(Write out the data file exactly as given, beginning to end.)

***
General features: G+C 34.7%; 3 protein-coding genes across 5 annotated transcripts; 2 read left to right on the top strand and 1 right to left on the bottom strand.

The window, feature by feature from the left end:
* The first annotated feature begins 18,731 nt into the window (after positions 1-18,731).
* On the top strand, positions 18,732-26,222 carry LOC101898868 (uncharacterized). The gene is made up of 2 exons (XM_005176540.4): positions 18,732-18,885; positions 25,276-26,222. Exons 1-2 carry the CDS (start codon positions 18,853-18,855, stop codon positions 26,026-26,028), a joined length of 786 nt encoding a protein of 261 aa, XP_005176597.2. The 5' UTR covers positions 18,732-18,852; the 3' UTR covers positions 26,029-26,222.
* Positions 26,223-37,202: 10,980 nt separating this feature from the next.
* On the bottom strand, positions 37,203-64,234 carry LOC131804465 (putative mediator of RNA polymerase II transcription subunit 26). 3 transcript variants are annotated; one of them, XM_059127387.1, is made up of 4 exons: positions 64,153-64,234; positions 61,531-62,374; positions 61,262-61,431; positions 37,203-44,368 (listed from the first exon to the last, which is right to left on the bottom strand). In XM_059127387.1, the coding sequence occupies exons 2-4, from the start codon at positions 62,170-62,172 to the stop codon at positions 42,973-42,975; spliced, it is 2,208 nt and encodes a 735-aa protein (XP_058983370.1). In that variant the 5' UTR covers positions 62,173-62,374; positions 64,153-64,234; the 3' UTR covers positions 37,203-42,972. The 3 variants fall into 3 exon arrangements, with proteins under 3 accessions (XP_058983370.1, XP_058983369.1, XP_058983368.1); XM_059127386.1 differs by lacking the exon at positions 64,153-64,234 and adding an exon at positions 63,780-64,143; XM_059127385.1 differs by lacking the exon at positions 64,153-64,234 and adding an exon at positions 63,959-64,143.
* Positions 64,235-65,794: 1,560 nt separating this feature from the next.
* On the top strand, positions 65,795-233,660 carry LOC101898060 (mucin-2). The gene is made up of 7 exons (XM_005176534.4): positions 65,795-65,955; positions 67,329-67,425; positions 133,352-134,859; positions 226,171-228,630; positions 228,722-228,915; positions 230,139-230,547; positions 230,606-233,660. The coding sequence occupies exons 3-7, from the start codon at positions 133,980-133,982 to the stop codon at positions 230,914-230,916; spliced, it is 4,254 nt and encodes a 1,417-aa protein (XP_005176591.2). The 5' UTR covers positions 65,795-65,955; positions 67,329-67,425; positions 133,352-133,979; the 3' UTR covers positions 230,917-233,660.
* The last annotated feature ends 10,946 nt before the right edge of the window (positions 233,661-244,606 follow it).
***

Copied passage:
General features: G+C 34.7%; 3 protein-coding genes across 5 annotated transcripts; 2 read left to right on the top strand and 1 right to left on the bottom strand.

The window, feature by feature from the left end:
* The first annotated feature begins 18,731 nt into the window (after positions 1-18,731).
* On the top strand, positions 18,732-26,222 carry LOC101898868 (uncharacterized). The gene is made up of 2 exons (XM_005176540.4): positions 18,732-18,885; positions 25,276-26,222. Exons 1-2 carry the CDS (start codon positions 18,853-18,855, stop codon positions 26,026-26,028), a joined length of 786 nt encoding a protein of 261 aa, XP_005176597.2. The 5' UTR covers positions 18,732-18,852; the 3' UTR covers positions 26,029-26,222.
* Positions 26,223-37,202: 10,980 nt separating this feature from the next.
* On the bottom strand, positions 37,203-64,234 carry LOC131804465 (putative mediator of RNA polymerase II transcription subunit 26). 3 transcript variants are annotated; one of them, XM_059127387.1, is made up of 4 exons: positions 64,153-64,234; positions 61,531-62,374; positions 61,262-61,431; positions 37,203-44,368 (listed from the first exon to the last, which is right to left on the bottom strand). In XM_059127387.1, the coding sequence occupies exons 2-4, from the start codon at positions 62,170-62,172 to the stop codon at positions 42,973-42,975; spliced, it is 2,208 nt and encodes a 735-aa protein (XP_058983370.1). In that variant the 5' UTR covers positions 62,173-62,374; positions 64,153-64,234; the 3' UTR covers positions 37,203-42,972. The 3 variants fall into 3 exon arrangements, with proteins under 3 accessions (XP_058983370.1, XP_058983369.1, XP_058983368.1); XM_059127386.1 differs by lacking the exon at positions 64,153-64,234 and adding an exon at positions 63,780-64,143; XM_059127385.1 differs by lacking the exon at positions 64,153-64,234 and adding an exon at positions 63,959-64,143.
* Positions 64,235-65,794: 1,560 nt separating this feature from the next.
* On the top strand, positions 65,795-233,660 carry LOC101898060 (mucin-2). The gene is made up of 7 exons (XM_005176534.4): positions 65,795-65,955; positions 67,329-67,425; positions 133,352-134,859; positions 226,171-228,630; positions 228,722-228,915; positions 230,139-230,547; positions 230,606-233,660. The coding sequence occupies exons 3-7, from the start codon at positions 133,980-133,982 to the stop codon at positions 230,914-230,916; spliced, it is 4,254 nt and encodes a 1,417-aa protein (XP_005176591.2). The 5' UTR covers positions 65,795-65,955; positions 67,329-67,425; positions 133,352-133,979; the 3' UTR covers positions 230,917-233,660.
* The last annotated feature ends 10,946 nt before the right edge of the window (positions 233,661-244,606 follow it).